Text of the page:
By CHRISTIAN MYERS News Writer The interplay between faith and reason is frequently the subject of discussion in theology classes at Notre Dame. However, Tuesday night in the Geddes Hall Coffee House the matter was discussed over pizza by practical theologian Claire Noonan in the talk “Can You Be Faithful Without Being Religious?” Noonan said there are three reasons she doesn’t believe she can have faith without religion: Scripture, sacraments, and saints. She said each is a reason why religion is needed to maintain faith. “I need Scripture to know the living God, sacraments to communicate with God and saints to struggle alongside,” Noonan said. Noonan said to Scripture is not just traditional canon, but any text inspired by a transformational encounter with God. “I want to include the cumulative written experience of Christians as Scripture,” Noonan said. Noonan said the importance of Scripture is it helps people to properly direct their faith toward God. Faith in God relies on Scripture. “Everyone has faith. Everyone has to believe in some things they can’t empirically prove for themselves. All faith means is what ultimately you are concerned about,” Noonan said. “What I’m trying to be faithful to is God, and without Scripture, I would not know who God is.” An important aspect of Scripture properly directing faith is it counteracts other worldly influences, Noonan said. “The loudest voices in our culture try to point us in a direction very different from Jesus,” she said. “Christianity at its deepest, most fundamental level is different from convention. I wouldn’t have found it on my own.” As with Scripture, Noonan said she maintains an expanded interpretation of sacraments. “By sacraments I don’t just mean the seven sacraments of Catholicism, but all prayer and ritual,” she said. Religion facilitates a relationship with the living God primarily through sacrament and ritual, Noonan said. The marriage of a friend provides an example of what is lacking without sacrament. Noonan said the friend was faithful, but not religious and elected to hold her marriage ceremony in a restaurant. “This great occasion in her life was reduced to a functional level,” she said. “It was kind of sad.” Noonan said when she talks about saints, she refers to not just canonized saints, but people of faith in her everyday community. Community, which is provided by organized religion, is important for faith, Noonan said. “Faithfulness requires community because humans are social creatures,” she said. “There is no such thing as the self-made man. Interdependence is the reality of human life.” Noonan said community is so vital to faith, those who forgo organized religion have to find some other type of community in order to maintain their conviction. “If you’re not religious, you’d have to create a religion of your own to have community,” she said. Three student panelists, juniors John Schommer and Katie Pryor and senior Roman Sanchez responded to Noonan with their own opinions and experiences. Sanchez said by his senior year in high school he had lost both his faith and his religion. He said he was disillusioned by the disconnect between the message he heard in the Church and the reality he saw in the world around him. “I’m dissatisfied with the God that was presented to me,” Sanchez said. “I guess activism is worship to me. My faith now is in people, relationships and community.” Pryor said her service work experiences have become a part of her faith and worship. “Jesus repeatedly calls us to serve in the Gospels,” Pryor said. “I believe that in serving the less fortunate, worship and justice work together.” Schommer said his experience with secular volunteerism in high school was not as fulfilling as working with Catholic volunteer groups. The difference between the two lies in the perspective towards service and the interaction with those served. “In seeing the face of Christ in someone, you’re seeing their full potential,” Schommer said. Contact Christian Myers at email@example.com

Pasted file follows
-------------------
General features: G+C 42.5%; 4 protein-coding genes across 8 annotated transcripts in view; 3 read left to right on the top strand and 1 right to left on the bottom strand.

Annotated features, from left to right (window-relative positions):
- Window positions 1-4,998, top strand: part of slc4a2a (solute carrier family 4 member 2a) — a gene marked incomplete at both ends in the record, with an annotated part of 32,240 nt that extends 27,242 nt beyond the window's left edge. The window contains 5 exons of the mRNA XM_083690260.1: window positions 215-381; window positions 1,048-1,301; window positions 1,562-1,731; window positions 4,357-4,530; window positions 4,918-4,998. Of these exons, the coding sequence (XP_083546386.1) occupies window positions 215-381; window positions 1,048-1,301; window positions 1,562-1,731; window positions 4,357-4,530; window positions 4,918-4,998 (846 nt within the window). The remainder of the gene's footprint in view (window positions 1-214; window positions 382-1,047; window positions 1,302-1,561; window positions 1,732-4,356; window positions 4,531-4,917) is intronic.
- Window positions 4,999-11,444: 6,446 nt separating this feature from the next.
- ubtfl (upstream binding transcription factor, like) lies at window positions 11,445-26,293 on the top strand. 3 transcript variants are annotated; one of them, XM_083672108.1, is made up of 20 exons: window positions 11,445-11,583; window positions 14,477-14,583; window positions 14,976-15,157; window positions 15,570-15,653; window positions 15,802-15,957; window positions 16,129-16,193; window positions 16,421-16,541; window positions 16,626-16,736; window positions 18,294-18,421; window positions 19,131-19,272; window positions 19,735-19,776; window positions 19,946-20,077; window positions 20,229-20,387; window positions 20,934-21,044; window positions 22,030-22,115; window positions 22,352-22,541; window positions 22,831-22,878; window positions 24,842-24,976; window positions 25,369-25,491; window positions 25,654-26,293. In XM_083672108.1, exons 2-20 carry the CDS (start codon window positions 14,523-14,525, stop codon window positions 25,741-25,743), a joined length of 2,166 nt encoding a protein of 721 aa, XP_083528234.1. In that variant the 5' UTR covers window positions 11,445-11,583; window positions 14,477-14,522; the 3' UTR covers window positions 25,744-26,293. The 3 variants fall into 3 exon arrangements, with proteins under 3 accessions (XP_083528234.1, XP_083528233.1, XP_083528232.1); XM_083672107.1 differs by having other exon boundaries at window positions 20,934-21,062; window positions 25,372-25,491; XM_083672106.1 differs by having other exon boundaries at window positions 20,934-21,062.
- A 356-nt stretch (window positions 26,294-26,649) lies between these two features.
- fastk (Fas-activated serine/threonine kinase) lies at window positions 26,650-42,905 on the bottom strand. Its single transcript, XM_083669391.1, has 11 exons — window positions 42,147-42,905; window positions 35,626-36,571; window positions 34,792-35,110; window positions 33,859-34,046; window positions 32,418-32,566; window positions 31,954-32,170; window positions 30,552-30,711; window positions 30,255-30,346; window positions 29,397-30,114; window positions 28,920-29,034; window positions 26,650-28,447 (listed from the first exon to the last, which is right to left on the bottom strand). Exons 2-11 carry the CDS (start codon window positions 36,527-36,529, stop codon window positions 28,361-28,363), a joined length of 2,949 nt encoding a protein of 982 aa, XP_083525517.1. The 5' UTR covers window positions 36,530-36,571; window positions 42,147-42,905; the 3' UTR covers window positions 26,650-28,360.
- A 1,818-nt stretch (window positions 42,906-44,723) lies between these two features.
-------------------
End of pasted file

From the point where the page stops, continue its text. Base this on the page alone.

Have you ever bought an item of clothing online that didn’t fit you? Notre Dame graduates John Rocha and Rick Tillilie definitely have, and now they’re doing something about it. Rocha and Tillilie created myFit, a program that uses Microsoft Kinect technology, a device mostly used for video game systems, to scan a person’s three-dimensional image into his or her computer and input it into a virtual fitting room. Rocha said his company’s idea could have a big impact on online retail sales. “Only 10 percent of clothing is sold online, and the reason is consumers lack confidence as to how clothes fit,” Rocha said. “It’s a huge problem for apparel companies in the United States.” Through myFit, online customers can test clothing on an avatar of themselves, and areas of the item are color-coded to indicate whether it is too loose, too tight or just right at those spots, Rocha said. “First we’re creating body scanners for retail stores, and eventually we’re releasing an at-home version, as well,” he said. “Eventually you’ll be able to create a virtual avatar of yourself with your likeness that contains all of your key measurements to help you make informed buying decisions while shopping online.” Rocha said he and Tillilie came up with the idea for myFit while they were co-presidents of the Entrepreneurship Society at Notre Dame. “My junior year, I had family that worked at Gilt.com … the popular flash-sale site. They had really good deals, and on a college budget, it was the perfect way to do any kind of shopping for clothing that I needed,” Rocha said. “But shopping for jeans was a huge pain because the jeans I was buying would not fit me at all like I envisioned them … It was a situation where there had to be a better way.” Rocha said he and Tillilie presented the problem to members of the Entrepreneurship Society and developed the idea for myFit. They also met with computer science majors and engineers to figure out the technical aspects, Rocha said. Rocha said he, then a political science major, and Tillilie, then a finance major, signed up for the McClosky Business Plan Competition sponsored by the Gigot Center for Entrepreneurship and placed second. Rocha said the two won between $45,000 and $50,000 and a spot at the Plug and Play startup accelerator in Silicon Valley. “It’s a 10-week program where we get an office space, access to mentors and whatnot, and they just try to help us launch our start-up,” he said. “It’s a great opportunity for us to move to Silicon Valley, where we are right now, and to take advantage of the entrepreneurship contacts out here to allow us to move forward.” Rocha and Tillilie will present myFit to possible investors at the Plug and Play Start-up EXPO on September 13th. “Right now all of our time is devoted to the presentation that we give. All the start-ups that are featured there are allotted five minutes or so to pitch in front of 600 investors and tech entrepreneurs in the Silicon Valley area,” Rocha said. “From there, there’s a big trade show … with different booths where you can try technology … It should be our coming out party.” Tillilie said launching a startup post-graduation was an attractive career option for him. “Startups are sort of en vogue right now,” Tillilie said. “It’s pretty low risk coming right out of college because you have a degree and traditional paths to fall back on.” Rocha said Notre Dame students are especially qualified to launch their own startups. “The Notre Dame education makes you really well-rounded, really outgoing, which really helps you do well for this,” Rocha said. “Every day is different when you’re doing a startup, so it takes a really well-rounded person and Notre Dame really prepares you for that.” Tillilie said the Notre Dame network has been helpful in getting myFit off the ground. “There’s a huge amount of mentors and advisors out there that are all part of the Notre Dame alumni that are more than willing to help us out, from little things like advice to even funding opportunities and partnerships with major companies,” Tillilie said. “It’s a huge network that I think is really the best out there.”